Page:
Tensions continue to escalate between Palestinian rival movements Fatah and Hamas ahead of the latter’s 54th anniversary on January 7.
Fatah leadership has insisted on organizing an assembly to mark the occasion, even though Hamas — which has inconsistently allowed Fatah to organize anniversary rallies in the past — has denied the group permission to assemble this year in Gaza, an area under Hamas control since 2007.
Hamas’ stance on the issue reflects the diminishing potential for reconciliation between the groups, a process that Egypt has attempted to broker throughout 2018 but one which has not yielded in any major breakthroughs.
Arrests of Fatah leaders, as a warning to those who might be inclined to participate in the anniversary assembly, are not out of the question, a Hamas source told Mada Masr.
“[Fatah] has arrested and fought with our followers in the West Bank. It shall receive the same treatment in Gaza,” the source added.
Hamas leadership has also threatened “severe consequences” if the event is covered by local media, the source reported, adding that journalists and camerapeople are “responsible for themselves and their own equipment” if they approach the Kateeba area in which the event is being held.
In addition, security forces have been instructed to intervene if people gathered begin chanting against Hamas, according to the source.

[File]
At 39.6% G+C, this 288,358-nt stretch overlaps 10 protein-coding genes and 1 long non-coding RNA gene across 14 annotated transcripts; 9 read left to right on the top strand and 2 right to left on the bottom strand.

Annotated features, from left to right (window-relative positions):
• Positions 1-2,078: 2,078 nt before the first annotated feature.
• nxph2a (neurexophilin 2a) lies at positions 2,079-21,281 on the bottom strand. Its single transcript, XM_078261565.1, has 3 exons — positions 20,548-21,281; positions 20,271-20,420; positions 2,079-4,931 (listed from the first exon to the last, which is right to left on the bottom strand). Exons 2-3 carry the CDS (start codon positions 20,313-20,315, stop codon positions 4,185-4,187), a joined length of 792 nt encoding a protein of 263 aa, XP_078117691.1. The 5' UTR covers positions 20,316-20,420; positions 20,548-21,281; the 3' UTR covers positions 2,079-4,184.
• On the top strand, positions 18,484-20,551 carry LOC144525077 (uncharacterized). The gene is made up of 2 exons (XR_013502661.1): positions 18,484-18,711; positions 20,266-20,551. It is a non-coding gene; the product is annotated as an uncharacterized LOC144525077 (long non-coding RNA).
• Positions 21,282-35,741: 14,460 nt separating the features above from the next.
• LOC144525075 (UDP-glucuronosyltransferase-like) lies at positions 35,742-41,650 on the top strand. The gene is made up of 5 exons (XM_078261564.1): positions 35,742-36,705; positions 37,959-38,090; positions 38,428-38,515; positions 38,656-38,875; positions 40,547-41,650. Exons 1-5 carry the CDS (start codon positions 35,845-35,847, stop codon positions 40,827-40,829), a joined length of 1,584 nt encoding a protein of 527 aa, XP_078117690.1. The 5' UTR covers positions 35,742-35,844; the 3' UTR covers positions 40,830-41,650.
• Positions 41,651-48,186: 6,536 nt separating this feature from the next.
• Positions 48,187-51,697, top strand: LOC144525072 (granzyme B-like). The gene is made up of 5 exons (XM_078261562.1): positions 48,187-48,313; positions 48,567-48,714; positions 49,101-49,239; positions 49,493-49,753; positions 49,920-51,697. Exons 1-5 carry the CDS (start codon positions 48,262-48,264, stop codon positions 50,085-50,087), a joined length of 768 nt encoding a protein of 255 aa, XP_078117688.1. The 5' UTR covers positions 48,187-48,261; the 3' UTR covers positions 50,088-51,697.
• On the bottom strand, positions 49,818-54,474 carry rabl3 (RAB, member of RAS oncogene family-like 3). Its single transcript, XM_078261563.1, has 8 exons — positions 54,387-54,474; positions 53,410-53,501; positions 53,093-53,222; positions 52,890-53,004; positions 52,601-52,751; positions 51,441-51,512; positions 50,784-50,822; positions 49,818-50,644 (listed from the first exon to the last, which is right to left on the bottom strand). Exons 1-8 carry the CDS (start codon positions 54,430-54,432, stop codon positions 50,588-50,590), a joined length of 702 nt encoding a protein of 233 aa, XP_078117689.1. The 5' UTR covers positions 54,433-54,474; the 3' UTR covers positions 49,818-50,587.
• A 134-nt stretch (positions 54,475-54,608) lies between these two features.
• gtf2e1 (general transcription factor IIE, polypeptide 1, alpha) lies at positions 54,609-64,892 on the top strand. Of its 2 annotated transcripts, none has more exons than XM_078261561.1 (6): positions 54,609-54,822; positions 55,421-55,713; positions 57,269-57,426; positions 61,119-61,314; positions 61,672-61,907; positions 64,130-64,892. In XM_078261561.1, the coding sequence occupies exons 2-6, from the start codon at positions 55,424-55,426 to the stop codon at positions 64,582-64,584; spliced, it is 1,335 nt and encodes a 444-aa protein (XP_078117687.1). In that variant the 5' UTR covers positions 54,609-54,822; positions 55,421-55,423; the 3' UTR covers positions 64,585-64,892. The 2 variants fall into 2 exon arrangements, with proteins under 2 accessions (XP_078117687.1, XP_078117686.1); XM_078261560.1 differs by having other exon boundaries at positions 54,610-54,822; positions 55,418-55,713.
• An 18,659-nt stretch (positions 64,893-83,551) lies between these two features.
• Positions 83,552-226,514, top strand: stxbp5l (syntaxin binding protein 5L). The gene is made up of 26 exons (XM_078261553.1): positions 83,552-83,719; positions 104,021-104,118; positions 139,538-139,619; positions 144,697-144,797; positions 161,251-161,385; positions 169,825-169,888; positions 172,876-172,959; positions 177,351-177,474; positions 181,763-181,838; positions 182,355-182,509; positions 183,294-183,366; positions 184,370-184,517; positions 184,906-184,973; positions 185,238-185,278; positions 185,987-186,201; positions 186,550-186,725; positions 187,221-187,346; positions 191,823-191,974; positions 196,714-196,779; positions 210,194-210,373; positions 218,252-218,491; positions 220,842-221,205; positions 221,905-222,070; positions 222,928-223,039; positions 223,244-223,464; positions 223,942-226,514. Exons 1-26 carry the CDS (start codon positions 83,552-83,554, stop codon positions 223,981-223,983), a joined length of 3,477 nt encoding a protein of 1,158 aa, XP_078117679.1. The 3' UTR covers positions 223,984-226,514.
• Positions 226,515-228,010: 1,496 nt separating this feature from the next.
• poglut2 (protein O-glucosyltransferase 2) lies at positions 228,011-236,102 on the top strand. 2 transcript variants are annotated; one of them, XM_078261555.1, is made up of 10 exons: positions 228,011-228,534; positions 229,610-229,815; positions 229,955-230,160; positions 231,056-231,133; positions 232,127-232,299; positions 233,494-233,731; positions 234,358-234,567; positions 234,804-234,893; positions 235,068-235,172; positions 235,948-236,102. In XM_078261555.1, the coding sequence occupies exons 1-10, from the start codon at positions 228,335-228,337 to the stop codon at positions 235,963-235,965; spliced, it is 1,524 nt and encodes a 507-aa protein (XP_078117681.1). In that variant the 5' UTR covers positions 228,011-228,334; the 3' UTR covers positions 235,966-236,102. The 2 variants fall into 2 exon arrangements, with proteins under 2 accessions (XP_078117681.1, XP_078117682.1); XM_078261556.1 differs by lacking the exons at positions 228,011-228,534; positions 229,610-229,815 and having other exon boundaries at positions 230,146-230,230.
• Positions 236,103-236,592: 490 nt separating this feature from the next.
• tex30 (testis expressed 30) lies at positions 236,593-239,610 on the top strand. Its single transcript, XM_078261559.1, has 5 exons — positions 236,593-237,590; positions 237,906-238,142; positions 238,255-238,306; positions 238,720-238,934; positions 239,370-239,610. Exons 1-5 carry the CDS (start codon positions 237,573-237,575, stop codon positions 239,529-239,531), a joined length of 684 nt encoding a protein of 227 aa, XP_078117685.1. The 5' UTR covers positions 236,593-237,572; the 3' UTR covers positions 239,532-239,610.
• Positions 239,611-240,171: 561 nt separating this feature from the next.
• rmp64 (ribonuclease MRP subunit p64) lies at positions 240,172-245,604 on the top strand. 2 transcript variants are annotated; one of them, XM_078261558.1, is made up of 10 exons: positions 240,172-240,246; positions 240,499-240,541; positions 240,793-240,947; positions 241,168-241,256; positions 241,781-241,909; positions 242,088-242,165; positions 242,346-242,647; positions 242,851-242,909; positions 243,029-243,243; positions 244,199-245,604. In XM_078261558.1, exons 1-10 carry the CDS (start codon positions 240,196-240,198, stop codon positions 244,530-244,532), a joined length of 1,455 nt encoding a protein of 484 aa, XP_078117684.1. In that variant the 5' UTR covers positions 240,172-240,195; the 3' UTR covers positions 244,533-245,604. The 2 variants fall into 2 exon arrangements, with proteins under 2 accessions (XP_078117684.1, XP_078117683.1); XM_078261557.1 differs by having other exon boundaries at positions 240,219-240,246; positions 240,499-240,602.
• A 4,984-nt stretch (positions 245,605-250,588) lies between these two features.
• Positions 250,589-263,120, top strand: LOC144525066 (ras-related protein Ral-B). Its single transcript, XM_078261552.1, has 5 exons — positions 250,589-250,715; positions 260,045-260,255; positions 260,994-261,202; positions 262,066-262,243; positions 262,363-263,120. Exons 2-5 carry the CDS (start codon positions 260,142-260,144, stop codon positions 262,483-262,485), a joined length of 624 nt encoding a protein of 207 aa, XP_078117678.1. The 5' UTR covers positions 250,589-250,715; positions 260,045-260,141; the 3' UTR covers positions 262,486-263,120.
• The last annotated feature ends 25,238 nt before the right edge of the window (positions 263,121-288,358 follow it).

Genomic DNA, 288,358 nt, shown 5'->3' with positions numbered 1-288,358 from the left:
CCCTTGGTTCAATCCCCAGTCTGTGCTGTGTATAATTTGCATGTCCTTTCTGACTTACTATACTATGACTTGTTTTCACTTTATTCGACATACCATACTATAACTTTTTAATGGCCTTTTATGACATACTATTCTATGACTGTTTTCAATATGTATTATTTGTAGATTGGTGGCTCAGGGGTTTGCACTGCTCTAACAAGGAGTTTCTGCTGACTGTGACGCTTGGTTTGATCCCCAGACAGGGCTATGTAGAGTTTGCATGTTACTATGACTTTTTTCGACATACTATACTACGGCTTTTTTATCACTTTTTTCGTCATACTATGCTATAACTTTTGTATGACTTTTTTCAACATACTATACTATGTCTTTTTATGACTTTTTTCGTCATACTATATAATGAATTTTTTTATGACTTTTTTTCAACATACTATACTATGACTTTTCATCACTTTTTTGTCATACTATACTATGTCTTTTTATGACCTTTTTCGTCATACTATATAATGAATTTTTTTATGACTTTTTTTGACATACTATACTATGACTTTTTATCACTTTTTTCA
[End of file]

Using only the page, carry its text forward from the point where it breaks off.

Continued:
On Fatah’s part, a Palestinian Authority source told Mada Masr that PA President Mahmoud Abbas has sent mid-tier leaders to oversee the database update of administrative employees in Gaza, numbers for which range between 55,000 and 60,000. The leaders have been tasked with identifying which employees are engaging politically or working with other Palestinian factions, such as Islamic Jihad or Hamas, and firing them.
Employees that do not support the assembly will also be forced into retirement or sacked, while those who comply with orders and attend the rally will receive better salaries, the source added, without specifying details.
Meanwhile, Hamas has allowed an anniversary assembly organized by a Fatah offshoot led by Mohamed Dahlan, the former Fatah leader in Gaza before the Hamas’ take-over of the strip in 2007. Dahlan, whose tensions with Fatah were marked by accusations of spying for Israel and financial corruption, led to his expulsion from the original group in 2011. This was followed by his rapprochement with Hamas, whose source told Mada Masr that the Gaza leadership is ready to grant Dahlan more power if his faction shares more information about Abbas’ followers, especially rising mid-tier Fatah leadership within the strip.
Last month, increasing tensions between the Palestinian movements were marked by Abbas’ announcement of his intention to dissolve the Hamas-dominated Legislative Council, a move that would transfer legislative power to the PA-controlled Central Committee.
Hamas has long accused the PA of subjecting Gazans to punitive measures through the sanctions that the PA imposed on the strip in 2007, which include decreasing electricity subsidies, reducing employee salaries and restricting the entry of medicine into Gaza.